California Supreme Court Applies "All-Sums-With-Stacking" of Limits

August 9, 2012

On August 9, 2012, a unanimous California Supreme Court issued a decision in State of California v. Continental Ins. Co. ("State of California"), --- P.3d ----, 2012 WL 3206561, holding:

  • Each insurer that is on the risk when any of the continuous or progressive "property damage" occurs is separately and independently obligated to indemnify up to its full policy limit for all damages the insured becomes legally obligated to pay because of this "property damage."
  • Each Insurer is liable for all "property damage" even if it occurred outside the insurer's policy period or even during an uninsured period.
  • The policy limits of all of the successive triggered policies are "stacked," and the insured has the benefit of the combined total of the policies' limits of all of the policies.
  • Stacking policy limits means that, when more than one policy is triggered by an occurrence, each policy can be called upon to respond to the claim up to the full limits of the policy. Every policy on the policy chart can be called upon if the damage amount equals or exceeds the amount of the coverage.

The Supreme Court had to choose between the All Sums approach and a more pro-insurer allocation approach where a portion of the damage is allocated to each year of coverage, not the entire amount.

The Supreme Court rejected application of "pro rata" allocation and concluded that "all-sums-with-stacking" allocation applied based on the language of the policies in issue. However, in doing so, the court stressed (emphasis added):

  • "Under the CGL policies here, the plain 'all sums' language of the agreement compels the insurers to pay 'all sums which the insured shall become obligated to pay . . . for damages because of injury to or destruction of property. . . .' . . . . As the State observes, '[t]his grant of coverage does not limit the policies' promise to pay "all sums" of the policyholder's liability solely to sums or damage 'during the policy period.'"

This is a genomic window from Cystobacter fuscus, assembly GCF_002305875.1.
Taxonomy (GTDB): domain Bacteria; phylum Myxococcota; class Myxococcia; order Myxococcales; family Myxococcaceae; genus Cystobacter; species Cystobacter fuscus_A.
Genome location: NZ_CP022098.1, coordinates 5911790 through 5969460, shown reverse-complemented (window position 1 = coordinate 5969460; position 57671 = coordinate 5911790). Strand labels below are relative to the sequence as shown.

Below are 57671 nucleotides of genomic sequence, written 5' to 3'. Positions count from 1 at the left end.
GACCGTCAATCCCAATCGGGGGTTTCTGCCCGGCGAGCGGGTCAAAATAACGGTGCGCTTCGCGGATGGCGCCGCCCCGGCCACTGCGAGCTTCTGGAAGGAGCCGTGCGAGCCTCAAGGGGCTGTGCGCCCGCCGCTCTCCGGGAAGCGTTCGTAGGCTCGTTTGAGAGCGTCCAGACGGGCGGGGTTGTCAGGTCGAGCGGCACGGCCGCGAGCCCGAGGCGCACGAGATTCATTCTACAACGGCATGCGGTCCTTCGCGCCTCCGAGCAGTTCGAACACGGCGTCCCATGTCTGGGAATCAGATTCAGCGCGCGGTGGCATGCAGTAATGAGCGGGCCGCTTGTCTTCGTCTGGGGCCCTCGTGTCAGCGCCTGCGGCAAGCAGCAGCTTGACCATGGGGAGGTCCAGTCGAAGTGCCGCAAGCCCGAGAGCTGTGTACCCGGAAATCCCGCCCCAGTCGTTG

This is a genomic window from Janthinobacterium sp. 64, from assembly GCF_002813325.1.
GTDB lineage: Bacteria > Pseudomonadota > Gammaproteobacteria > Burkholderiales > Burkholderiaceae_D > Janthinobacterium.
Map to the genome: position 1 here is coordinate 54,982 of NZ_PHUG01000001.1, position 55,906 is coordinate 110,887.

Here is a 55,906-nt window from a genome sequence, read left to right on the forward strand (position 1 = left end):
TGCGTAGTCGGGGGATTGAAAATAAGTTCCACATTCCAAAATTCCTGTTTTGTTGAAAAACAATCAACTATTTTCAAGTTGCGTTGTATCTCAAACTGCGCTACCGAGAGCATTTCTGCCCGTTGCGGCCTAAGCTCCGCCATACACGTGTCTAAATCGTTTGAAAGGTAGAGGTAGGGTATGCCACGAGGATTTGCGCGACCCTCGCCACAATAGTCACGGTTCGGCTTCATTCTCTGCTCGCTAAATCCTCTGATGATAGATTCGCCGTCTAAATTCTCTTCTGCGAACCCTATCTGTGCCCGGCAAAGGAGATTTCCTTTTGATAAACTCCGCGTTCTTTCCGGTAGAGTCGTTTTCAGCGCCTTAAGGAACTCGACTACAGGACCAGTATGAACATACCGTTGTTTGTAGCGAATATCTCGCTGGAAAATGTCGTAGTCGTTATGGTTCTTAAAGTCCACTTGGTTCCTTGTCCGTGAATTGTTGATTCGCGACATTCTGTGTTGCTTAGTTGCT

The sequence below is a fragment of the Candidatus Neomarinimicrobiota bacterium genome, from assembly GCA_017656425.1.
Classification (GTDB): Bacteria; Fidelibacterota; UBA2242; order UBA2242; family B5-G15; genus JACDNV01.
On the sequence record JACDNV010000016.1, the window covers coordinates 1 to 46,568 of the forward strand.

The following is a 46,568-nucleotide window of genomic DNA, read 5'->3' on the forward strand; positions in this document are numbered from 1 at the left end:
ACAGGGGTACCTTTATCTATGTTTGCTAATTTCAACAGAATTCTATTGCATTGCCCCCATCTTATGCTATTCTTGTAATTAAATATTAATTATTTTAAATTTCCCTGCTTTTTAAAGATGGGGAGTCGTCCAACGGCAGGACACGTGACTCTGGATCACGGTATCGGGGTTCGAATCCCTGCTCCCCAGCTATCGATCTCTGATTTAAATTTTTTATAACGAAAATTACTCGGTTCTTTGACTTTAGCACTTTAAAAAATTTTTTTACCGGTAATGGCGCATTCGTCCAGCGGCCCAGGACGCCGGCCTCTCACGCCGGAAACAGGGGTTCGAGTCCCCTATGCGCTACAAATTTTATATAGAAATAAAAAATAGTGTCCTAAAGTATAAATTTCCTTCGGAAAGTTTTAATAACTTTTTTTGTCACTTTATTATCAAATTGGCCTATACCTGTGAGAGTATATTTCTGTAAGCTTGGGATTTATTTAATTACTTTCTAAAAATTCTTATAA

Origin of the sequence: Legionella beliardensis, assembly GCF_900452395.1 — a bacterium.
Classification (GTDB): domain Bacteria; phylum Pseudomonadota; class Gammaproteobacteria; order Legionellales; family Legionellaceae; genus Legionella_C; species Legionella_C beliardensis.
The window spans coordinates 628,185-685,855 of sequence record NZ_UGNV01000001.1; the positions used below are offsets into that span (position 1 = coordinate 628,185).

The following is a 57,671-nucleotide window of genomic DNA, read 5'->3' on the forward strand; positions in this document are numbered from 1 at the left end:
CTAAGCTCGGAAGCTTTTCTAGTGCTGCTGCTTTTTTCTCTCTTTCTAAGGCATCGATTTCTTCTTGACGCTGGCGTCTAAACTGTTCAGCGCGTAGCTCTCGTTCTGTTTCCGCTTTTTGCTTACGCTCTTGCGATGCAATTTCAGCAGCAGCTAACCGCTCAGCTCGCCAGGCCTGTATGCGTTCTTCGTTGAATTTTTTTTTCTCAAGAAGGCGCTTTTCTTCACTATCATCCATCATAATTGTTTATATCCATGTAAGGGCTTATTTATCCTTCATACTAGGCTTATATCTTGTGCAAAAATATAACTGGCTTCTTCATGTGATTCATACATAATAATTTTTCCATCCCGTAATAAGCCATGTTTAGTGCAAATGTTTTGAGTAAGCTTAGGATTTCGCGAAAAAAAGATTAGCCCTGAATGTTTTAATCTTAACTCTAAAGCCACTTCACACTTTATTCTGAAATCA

• "[A]s the State correctly points out, the 'during the policy period' language that the insurers rely on to limit coverage, does not appear in the 'Insuring Agreement' section of the policy and therefore is neither 'logically [n]or grammatically related to the "all sums" language in the insuring agreement.'"
  • "Of course, in the future, contracting parties can write into their policies whatever language they agree on, including limitations on indemnity, equitable pro rata allocation rules, and prohibitions on stacking."

Based on these statements in the State of California decision, you can assert that:

  1. Whether "pro rata" allocation or "all-sums-with-stacking" allocation should apply would depend on the insuring language used in the particular policy; and
  2. The "all-sums-with-stacking" allocation approach adopted in State of California should arguably not apply where the policy's insuring language is the language used in a current standard CGL policy. This insuring languagedoes expressly limit the insurer's promise to pay to only those sums that the insured becomes legally obligated to pay because of "property damage" that occurs during the policy period.

The insuring agreement of the 1973 standard CGL policy, like the insuring agreements of the liability policies involved in State of California, (1) states that the insurer "will pay . . . all sums which the insured shall become legally obligated to pay as damages because of . . . 'property damage,'" and (2) does not itself include any express limitation to "property damage" "occurring during the policy period."

However, starting with the CG 00 01 11 85 ISO coverage form, the insuring agreement does itself expressly state both:

  • The insurer will pay "those sums that the insured becomes legally obligated to pay as damages because of . . . 'property damage' to which this insurance applies;" and
  • The insurance applies only to "property damage" that "occurs during the policy period."

The current standard CGL policy language changes all policy language upon which the Supreme Court in State of California relied to support its application of the "all-sums-with stacking" allocation approach.

Post-State of California, the issue of what allocation approach would apply where policies using the current standard CGL insuring language are involved remains an open issue.

Undoubtedly, this will be an area that will be litigated in the future.